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Pavilion or tent? It’s all good for Jabbawockeez

Call it a pavilion. Or call it a tent. Jabbawockeez producer Fred Nguyen doesn’t really care – either way he’s happy to see it on the southwest side of the Monte Carlo.

If you asked him a few months ago, he would have been on the fence.

The masked dance troupe could have toured in the months between the Blue Man remodeling the former Lance Burton Theatre (while still performing at The Venetian through Sep. 30) and opening their own theater at the Luxor next April.

"It was really up to me," the producer says, meaning it was his job to finance the interim venture. "It went away (and) came back to the table probably twice before we finally made a decision."

But so far, the pavilion/tent is shaping up as a good idea. Saturday’s debut sold about 600 of its 867 seats, on a weekend that included the Pacquiao-Bradley fight and the Electric Daisy Carnival.

The Monte Carlo was "going to go without a show until Blue Man came (next fall), so I think it worked out for both sides," Nguyen adds. "It wasn’t anything anybody was doing wrong, there was just no home for us."

While "Absinthe" takes tonal inspiration from the low-fi structure that houses it on the grounds of Caesars Palace, the Jabbawockeez don’t specifically make the new surroundings part of the act.

"The tent is very basic, or the pavilion if you want to call it that," Nguyen says. "I did it on purpose, I didn’t want to fool anybody. I just wanted something that was functional and let the show kind of speak for itself."

Opening-weekend feedback was good. "Everybody’s saying it’s a lot more warm and more intimate," Nguyen says, drawing more laughs from the crowd than it did in the theater. …

Pat DiNizio will offer his last "Confessions of a Rock Star" at the Riviera on June 25. The worthy little effort from the Smithereens rocker challenged the usual tired genres on the Strip and offered a true alternative.

Still, the news doesn’t come as a huge surprise. An 11 p.m. start time is a tough sell in the nightclub era, and the closing of this one follows the departure of impressionist Jonathan Clark and the drag revue "La Cage."

But unlike those tenant productions, DiNizio works under a financial guarantee from the hotel and was invited to perform at the property by the Riviera’s president, Andy Choy.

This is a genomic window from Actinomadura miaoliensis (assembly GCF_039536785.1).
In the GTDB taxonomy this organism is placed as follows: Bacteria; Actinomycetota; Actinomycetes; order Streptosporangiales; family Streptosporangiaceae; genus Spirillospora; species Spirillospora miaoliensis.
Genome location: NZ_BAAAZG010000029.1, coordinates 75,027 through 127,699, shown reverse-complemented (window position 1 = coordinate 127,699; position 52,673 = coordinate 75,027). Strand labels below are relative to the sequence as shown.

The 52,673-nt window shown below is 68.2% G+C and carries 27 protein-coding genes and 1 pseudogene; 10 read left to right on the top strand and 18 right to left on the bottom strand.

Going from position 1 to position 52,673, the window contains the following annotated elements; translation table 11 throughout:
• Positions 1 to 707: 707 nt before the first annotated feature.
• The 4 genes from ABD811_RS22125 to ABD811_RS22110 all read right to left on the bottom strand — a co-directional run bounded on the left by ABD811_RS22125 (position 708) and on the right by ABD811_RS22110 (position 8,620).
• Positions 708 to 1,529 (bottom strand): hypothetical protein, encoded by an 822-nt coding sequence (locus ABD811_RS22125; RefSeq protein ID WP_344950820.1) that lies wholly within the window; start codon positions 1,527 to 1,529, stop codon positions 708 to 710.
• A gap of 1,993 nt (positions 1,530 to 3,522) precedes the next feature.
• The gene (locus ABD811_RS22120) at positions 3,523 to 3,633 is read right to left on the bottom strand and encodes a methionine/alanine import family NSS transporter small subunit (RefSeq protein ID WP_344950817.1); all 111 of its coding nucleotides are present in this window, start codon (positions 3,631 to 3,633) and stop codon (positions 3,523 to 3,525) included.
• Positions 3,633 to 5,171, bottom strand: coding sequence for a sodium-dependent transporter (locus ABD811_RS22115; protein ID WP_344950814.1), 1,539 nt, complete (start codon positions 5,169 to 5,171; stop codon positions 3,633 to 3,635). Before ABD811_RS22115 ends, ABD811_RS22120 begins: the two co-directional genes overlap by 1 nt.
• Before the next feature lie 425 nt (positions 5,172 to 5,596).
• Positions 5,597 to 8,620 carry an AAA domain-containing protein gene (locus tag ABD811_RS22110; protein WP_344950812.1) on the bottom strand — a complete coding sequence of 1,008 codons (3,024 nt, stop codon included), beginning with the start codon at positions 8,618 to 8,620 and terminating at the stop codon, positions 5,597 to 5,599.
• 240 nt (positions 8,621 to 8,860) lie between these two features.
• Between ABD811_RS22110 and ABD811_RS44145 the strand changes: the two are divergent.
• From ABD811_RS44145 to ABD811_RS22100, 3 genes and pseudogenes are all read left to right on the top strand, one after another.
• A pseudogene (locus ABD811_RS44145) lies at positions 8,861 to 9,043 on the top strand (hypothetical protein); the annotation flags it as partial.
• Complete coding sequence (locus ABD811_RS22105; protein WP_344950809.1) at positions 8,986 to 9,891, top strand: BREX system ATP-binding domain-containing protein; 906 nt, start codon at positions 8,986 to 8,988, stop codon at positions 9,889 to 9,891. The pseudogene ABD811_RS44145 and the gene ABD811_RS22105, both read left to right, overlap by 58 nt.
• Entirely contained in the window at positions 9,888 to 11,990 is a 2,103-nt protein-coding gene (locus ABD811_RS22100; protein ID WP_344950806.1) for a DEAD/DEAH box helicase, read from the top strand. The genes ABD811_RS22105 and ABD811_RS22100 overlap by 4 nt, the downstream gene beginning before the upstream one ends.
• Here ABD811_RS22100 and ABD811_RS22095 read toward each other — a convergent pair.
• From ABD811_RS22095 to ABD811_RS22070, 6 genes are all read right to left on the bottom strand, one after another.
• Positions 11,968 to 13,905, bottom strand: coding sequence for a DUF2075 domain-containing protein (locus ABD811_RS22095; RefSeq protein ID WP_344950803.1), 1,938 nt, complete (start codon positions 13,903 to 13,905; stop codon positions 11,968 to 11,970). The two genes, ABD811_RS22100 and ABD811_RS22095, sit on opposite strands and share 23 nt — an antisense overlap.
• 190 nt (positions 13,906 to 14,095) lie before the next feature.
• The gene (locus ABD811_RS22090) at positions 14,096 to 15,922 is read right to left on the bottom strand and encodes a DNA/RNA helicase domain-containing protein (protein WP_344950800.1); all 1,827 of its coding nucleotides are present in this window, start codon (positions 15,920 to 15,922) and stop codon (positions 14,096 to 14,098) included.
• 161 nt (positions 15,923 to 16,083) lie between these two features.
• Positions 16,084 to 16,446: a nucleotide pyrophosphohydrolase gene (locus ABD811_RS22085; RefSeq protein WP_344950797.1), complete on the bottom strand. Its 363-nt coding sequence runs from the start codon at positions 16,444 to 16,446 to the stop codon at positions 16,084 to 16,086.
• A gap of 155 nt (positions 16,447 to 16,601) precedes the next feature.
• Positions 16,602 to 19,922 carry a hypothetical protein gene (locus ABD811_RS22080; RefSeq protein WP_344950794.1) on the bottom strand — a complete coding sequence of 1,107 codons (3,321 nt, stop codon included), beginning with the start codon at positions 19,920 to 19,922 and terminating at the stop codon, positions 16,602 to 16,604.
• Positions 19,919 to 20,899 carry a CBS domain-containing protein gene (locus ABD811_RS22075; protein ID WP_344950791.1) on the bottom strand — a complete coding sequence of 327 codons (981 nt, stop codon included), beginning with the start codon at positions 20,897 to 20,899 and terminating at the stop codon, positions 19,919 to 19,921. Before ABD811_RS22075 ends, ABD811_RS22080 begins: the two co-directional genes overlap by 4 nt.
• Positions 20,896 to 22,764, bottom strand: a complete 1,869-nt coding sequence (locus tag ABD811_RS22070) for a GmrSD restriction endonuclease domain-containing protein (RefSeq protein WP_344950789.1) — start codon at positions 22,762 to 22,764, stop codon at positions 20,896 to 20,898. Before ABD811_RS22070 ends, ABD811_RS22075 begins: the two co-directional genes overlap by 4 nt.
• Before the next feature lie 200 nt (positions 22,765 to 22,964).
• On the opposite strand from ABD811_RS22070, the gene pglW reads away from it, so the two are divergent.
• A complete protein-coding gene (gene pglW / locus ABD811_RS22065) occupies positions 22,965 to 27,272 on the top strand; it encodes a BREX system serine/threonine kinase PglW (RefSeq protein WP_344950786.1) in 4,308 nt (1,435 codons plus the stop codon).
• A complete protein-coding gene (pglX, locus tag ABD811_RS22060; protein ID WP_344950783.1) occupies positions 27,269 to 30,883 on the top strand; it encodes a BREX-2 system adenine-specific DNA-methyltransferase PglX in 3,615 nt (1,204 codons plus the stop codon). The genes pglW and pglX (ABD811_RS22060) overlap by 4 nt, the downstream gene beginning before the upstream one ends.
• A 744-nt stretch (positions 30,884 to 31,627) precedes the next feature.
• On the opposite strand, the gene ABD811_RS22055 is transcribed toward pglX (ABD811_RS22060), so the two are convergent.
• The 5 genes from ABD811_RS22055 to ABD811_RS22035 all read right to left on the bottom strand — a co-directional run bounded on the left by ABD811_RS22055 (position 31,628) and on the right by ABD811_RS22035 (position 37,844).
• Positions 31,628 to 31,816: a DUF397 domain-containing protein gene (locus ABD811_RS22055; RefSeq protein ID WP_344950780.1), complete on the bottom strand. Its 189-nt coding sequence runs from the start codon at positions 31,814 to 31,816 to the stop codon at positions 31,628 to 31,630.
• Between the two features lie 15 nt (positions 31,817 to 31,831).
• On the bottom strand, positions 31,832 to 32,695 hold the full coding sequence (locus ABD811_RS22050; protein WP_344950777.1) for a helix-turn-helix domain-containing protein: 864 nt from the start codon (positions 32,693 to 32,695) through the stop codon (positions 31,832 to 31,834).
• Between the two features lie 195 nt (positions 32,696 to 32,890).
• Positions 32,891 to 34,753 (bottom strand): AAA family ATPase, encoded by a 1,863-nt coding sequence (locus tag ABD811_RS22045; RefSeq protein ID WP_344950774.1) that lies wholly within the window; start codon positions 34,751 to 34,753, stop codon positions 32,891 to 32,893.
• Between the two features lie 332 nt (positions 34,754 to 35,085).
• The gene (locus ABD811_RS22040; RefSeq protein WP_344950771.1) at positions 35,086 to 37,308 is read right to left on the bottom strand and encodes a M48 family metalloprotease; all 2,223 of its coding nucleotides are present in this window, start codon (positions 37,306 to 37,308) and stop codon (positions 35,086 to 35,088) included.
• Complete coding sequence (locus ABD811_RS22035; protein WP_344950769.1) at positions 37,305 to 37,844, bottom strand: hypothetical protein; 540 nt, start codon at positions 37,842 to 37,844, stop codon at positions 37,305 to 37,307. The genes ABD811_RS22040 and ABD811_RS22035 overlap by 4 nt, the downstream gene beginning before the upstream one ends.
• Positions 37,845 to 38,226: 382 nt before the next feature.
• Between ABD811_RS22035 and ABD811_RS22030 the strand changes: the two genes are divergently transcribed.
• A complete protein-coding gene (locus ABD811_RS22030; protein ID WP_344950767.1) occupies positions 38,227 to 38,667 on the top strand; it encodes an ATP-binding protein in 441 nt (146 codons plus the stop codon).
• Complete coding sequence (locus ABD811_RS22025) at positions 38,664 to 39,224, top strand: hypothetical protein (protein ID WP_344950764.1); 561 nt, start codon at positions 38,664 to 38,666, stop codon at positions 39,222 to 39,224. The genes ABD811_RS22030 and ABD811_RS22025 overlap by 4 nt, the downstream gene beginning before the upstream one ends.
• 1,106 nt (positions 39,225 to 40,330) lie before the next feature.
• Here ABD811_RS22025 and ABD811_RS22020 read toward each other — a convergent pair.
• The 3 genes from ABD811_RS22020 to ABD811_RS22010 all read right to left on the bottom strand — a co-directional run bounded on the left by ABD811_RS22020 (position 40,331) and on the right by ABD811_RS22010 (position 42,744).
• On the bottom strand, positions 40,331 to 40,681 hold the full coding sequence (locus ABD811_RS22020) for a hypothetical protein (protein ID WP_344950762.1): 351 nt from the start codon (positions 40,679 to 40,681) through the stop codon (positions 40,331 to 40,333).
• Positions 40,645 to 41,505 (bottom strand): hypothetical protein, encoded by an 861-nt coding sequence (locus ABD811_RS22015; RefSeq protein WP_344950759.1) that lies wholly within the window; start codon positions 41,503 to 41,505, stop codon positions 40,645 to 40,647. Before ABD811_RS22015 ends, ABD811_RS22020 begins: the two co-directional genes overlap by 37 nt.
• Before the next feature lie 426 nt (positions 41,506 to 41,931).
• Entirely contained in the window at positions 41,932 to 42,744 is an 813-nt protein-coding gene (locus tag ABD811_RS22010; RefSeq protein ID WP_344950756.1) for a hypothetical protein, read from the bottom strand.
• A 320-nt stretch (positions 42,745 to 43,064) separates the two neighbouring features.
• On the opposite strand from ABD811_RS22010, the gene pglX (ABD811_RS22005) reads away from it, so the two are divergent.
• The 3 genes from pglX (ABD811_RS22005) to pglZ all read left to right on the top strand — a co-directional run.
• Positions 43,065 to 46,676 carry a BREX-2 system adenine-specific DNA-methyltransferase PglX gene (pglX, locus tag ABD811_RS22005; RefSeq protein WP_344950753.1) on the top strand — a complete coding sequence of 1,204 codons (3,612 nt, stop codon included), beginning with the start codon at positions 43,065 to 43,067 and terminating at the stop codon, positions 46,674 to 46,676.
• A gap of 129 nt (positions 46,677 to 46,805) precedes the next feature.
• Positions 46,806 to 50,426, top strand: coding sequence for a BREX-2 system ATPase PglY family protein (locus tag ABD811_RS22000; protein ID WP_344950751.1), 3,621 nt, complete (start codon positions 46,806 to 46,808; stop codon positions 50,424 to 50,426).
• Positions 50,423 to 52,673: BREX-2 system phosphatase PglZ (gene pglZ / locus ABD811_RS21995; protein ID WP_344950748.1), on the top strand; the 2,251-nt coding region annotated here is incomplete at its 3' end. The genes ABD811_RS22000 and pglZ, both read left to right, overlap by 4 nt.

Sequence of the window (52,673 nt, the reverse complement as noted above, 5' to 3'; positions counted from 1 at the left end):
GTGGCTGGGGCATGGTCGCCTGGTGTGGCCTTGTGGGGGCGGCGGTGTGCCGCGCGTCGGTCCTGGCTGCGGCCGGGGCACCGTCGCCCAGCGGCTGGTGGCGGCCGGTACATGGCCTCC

"We mutually agreed to move forward," Choy says now of DiNizio’s Facebook announcement that it’s time "to reunite with the rest of The Smithereens and begin work on a brand-new Smithereens studio album."

But DiNizio had been playing weekend shows on the road with the Smithereens anyway, perhaps denying the Riv of the one or two nights when "Confessions" might have pulled people into the 11 p.m. time slot management had doomed it to.

"I still say it’s a fantastic show," Choy says. "After the new album comes out, you never know what’s going to happen." Though DiNizio’s residency was originally announced as a year, Choy said the contract was in the option phase after an initial six-month commitment.

With buyout negotiations perhaps in the works, the usually talkative DiNizio is uncharacteristically wary of talking about "Confessions." However, he does say his work in Las Vegas is not done. When the Smithereens album is finished, he and a financial backer are planning to open "a community-oriented restaurant and music venue" downtown, one that will "help develop the careers of Las Vegas artists and musicians" as well as showcasing touring acts.

Choy disputes the idea that the Riviera simply had too many shows for its room count or its lack of pedestrian flow on the north Strip. In fact, the president says he "wants to get back up to six or seven" because it doesn’t compete in the nightclub realm and needs entertainment as part of its old-Vegas draw.

DiNizio’s show wasn’t billed as a limited run but others might be. "Our (core) customers are telling us they want new product and new offerings all the time." …

With "Phantom – The Las Vegas Spectacular" heading to a Labor Day closing, some cast members are hoping the side projects they do for fun might lead to a more secure future.

Ted Keegan, Randal Keith and Bruce Ewing (who already has left "Phantom") join forces to sing standards as "The Phat Pack" at 2 p.m. Sunday for a free show at Community Lutheran Church.

On Saturdays and Sundays all this summer, the show’s assistant conductor, Jonathan Gorst, and his wife, Maria, a "Phantom" ballerina, helm a ticketed family revue called "Bonnie’s Old West Musical Revue" in the Saloon Theatre at Bonnie Springs Ranch.

Gorst became interested in Vaudeville and musical theater of the 1890s when he was a young man playing piano at the historic Imperial Hotel in Cripple Creek, Colo. "It’s interesting how doors are opening as the show is closing," he says.

Contact reporter Mike Weatherford at mweatherford @reviewjournal.com or 702-383-0288.

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